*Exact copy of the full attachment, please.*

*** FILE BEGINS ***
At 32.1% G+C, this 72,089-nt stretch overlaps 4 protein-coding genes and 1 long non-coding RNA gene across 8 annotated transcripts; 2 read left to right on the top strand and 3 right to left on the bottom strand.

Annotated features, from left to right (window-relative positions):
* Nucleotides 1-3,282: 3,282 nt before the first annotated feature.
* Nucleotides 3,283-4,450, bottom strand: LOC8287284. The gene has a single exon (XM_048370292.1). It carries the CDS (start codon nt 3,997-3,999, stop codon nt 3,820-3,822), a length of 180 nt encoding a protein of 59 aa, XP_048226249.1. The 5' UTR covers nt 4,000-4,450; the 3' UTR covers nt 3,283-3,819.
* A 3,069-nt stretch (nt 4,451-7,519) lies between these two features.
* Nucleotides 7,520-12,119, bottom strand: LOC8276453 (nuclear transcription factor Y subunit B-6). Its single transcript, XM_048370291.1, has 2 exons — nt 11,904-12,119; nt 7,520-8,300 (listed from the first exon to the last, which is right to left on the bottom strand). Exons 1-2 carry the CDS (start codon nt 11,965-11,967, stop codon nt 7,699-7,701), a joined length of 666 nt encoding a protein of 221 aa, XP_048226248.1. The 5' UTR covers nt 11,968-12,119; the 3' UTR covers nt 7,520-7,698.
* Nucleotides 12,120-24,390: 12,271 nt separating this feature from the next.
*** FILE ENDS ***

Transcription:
At 32.1% G+C, this 72,089-nt stretch overlaps 4 protein-coding genes and 1 long non-coding RNA gene across 8 annotated transcripts; 2 read left to right on the top strand and 3 right to left on the bottom strand.

Annotated features, from left to right (window-relative positions):
* Nucleotides 1-3,282: 3,282 nt before the first annotated feature.
* Nucleotides 3,283-4,450, bottom strand: LOC8287284. The gene has a single exon (XM_048370292.1). It carries the CDS (start codon nt 3,997-3,999, stop codon nt 3,820-3,822), a length of 180 nt encoding a protein of 59 aa, XP_048226249.1. The 5' UTR covers nt 4,000-4,450; the 3' UTR covers nt 3,283-3,819.
* A 3,069-nt stretch (nt 4,451-7,519) lies between these two features.
* Nucleotides 7,520-12,119, bottom strand: LOC8276453 (nuclear transcription factor Y subunit B-6). Its single transcript, XM_048370291.1, has 2 exons — nt 11,904-12,119; nt 7,520-8,300 (listed from the first exon to the last, which is right to left on the bottom strand). Exons 1-2 carry the CDS (start codon nt 11,965-11,967, stop codon nt 7,699-7,701), a joined length of 666 nt encoding a protein of 221 aa, XP_048226248.1. The 5' UTR covers nt 11,968-12,119; the 3' UTR covers nt 7,520-7,698.
* Nucleotides 12,120-24,390: 12,271 nt separating this feature from the next.